The Independent (UK) reports:
The Church of England has invested up to £10m in one of the world’s major arms firms, which supplies systems and technology for unmanned drones and jets to conflicts around the world. The discovery, on the eve of what is set to be the biggest day of protests against DSEi – the UK’s leading arms fair – in Docklands, London, tomorrow, has led worshippers to accuse church leaders of profiting from conflict.
The Church Commissioners and Church of England Pensions Board are both shareholders in General Electric (GE), with shareholdings up to £10m. Yesterday, the Church defended the investment, claiming less than 3 per cent of GE’s business was based in arms sales.
But the firm, along with its key subsidiary General Aviation, is a leading supplier of “integrated systems and technologies” for combat aircraft, military transport, helicopters, land vehicles and unmanned aerial vehicles – better known as drones.
It is the 20th-highest-ranking firm in the world when it comes to defence sales, which accounted for almost 3 per cent of its total revenue last year – an estimated £4bn.
While the Church of England is not breaching its own rules by investing in the firm – investments in companies that derive less than 10 per cent of turnover from strategic military sales are allowed – some church members reacted angrily to the news.
Keith Hebden, an Anglican priest who was arrested earlier this year for breaking into RAF Waddington – from where drones used in Afghanistan are remotely controlled – said the Church of England’s policy was wrong. He explained: “We’re going to end up with problems. This means we have a stake in wanting there to be war.”
Read the full article here. I wonder how Christian apologists (read: it means those who defend, not those who apologize), will defend a Christian Church having monetary stakes in a weapons manufacturing company. What if a Masjid decided to invest their donation money into a Saudi Arabian arms dealer or a Sudanese weapons manufacturing company? At the end of the day, the Church of England invested in a weapons manufacturer and the only way they can make a profit is through war and combat, the Church, we can say – is making money off of violence.
and God knows best.
Bismillahir Rahmanir Raheem
بِسۡمِ ٱللهِ ٱلرَّحۡمَـٰنِ ٱلرَّحِيمِ ,
This is not a joke. News reports are indicating that the Church of England intends to embark on a new “Mental Health” campaign and trust me when I say they’ve gone all out, suggesting that Paul, Jesus and the disciples were all to some extent, mentally ill persons. This isn’t a Muslim saying this, or an Atheist, but the Church of England, and the best news is that they’ve even included Biblical justification:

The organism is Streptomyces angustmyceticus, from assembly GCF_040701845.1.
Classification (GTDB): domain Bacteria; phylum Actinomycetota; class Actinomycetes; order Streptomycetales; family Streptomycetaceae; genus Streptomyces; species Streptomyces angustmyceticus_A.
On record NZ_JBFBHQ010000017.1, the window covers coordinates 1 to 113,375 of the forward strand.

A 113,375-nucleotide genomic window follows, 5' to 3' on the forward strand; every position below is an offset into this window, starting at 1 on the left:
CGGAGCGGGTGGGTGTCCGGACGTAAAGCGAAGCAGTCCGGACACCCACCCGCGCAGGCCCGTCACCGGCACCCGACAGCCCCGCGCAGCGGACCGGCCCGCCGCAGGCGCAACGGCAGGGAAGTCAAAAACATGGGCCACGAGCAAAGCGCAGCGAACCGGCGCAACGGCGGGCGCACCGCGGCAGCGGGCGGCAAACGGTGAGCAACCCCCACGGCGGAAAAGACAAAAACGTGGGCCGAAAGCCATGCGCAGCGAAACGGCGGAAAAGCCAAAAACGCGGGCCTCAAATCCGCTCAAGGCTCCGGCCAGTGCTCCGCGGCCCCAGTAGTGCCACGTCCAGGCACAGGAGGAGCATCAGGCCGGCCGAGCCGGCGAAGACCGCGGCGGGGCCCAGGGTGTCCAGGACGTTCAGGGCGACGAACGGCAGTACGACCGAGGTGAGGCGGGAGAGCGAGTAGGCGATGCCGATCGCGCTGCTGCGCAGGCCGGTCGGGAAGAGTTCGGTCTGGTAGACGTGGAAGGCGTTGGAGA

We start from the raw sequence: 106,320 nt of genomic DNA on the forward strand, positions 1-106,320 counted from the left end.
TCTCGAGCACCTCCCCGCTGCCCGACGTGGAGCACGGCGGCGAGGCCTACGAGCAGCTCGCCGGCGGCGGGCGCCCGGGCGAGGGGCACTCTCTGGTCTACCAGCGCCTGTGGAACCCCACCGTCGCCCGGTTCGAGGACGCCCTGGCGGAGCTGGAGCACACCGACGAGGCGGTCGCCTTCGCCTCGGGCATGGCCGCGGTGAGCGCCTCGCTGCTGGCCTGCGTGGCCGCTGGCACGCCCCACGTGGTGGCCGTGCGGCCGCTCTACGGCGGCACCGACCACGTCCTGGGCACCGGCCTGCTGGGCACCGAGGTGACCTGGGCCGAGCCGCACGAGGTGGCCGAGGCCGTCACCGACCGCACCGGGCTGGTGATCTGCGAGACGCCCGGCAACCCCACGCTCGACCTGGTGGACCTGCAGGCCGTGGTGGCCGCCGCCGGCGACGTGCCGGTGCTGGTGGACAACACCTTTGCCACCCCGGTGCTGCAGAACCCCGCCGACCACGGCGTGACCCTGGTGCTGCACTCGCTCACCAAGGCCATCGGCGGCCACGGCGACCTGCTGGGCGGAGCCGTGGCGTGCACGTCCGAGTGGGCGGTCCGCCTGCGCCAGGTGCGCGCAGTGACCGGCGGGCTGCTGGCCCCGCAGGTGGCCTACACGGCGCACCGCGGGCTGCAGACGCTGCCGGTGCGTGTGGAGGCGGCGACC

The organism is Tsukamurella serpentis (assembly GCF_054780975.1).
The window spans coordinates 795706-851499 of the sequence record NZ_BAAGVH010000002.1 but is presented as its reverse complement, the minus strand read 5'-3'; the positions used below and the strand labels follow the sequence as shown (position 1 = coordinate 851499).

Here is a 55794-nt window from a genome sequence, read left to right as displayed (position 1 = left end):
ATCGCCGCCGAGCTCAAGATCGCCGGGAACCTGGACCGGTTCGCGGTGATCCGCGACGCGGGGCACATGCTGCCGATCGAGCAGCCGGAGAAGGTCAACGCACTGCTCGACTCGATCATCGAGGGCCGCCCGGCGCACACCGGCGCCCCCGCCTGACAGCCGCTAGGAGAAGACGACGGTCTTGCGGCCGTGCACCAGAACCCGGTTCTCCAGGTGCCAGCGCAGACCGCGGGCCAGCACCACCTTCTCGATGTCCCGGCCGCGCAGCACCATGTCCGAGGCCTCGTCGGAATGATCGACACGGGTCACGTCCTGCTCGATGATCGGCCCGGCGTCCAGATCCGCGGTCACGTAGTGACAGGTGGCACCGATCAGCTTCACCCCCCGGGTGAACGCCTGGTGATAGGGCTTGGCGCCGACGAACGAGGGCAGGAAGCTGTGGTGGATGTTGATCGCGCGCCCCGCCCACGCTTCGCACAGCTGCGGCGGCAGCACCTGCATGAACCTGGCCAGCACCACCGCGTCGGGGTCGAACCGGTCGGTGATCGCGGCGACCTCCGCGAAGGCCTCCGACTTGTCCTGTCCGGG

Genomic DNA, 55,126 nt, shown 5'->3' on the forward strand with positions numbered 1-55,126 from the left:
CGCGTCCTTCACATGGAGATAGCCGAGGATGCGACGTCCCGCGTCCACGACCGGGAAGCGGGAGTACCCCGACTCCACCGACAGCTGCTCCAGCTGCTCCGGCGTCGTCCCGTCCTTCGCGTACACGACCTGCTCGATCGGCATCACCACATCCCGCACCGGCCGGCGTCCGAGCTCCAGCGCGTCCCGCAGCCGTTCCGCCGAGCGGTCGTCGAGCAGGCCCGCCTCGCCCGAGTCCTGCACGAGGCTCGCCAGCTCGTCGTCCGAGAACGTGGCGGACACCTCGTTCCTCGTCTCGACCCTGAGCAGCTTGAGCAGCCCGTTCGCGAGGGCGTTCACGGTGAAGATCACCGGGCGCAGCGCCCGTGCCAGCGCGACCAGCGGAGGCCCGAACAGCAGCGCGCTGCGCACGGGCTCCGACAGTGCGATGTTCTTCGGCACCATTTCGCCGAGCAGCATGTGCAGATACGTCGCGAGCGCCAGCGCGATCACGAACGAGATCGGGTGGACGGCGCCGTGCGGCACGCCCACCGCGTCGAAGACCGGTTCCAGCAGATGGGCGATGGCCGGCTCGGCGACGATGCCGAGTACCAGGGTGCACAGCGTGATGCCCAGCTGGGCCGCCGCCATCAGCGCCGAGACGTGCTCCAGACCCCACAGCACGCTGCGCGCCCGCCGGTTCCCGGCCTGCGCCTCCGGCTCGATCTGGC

A SUGGESTED sermon produced by the Church of England for clerics attempting to tackle the stigma of mental health pulls no punches.
Written by the Rev Eva McIntyre on behalf of the Church’s Archbishops’ Council and the Time to Change mental health campaign, it suggests John the Baptist, St Paul, St Francis and other figures from the Bible may all have been mentally ill.It even asks followers to consider accusations made in the New Testament that Jesus “had lost his mind”.
It reads: “Many of the people we read about in Bible stories might today be considered as having mental health issues.
“For example, ‘Would Jesus’ family maybe on occasion have said, ‘Cousin John is a bit odd, bless him!’ when John the Baptist took to his eccentric style of life?
“It has long been thought that King Saul, in the books of Samuel, was displaying mood swings that suggest he had bi-polar disorder and some think that St Paul’s Damascus Road experience was the result of some sort of breakdown or psychotic episode.
“Even Jesus was not immune to accusations about his mental health: there is a story in the gospel that tells of his mother and siblings attempting to take him home because they are afraid that he has lost his mind.”Many of the stories of the Saints, too, have led people to discuss their mental health. “For example was St Francis suffering from a mental health title?”
Acknowledging how shocking these ideas might be, Ms McIntyre, a member of the General Synod, adds: “Some may find these suggestions disturbing or offensive even.
“Perhaps we need to ask why it would be so terrible to think that some of our most inspirational forebears might have experienced mental health illness. – Source.
I’ve always hinted/ strongly implied, that St. Paul was infact, mentally ill, and the Jesus that the Bible portrays also seems to indicate a mentally unstable character. You can read my articles here
on this issue. I can understand if a non-Christian held these views, but the very fact that Christians are beginning to point out, what Muslims, Atheists and Jews have been saying for centuries, make this a stark and bold revelation, indicating the extent to which learned Christians are realising the falsehood of their own faith.
wa Allaahu Alam,
and God knows best.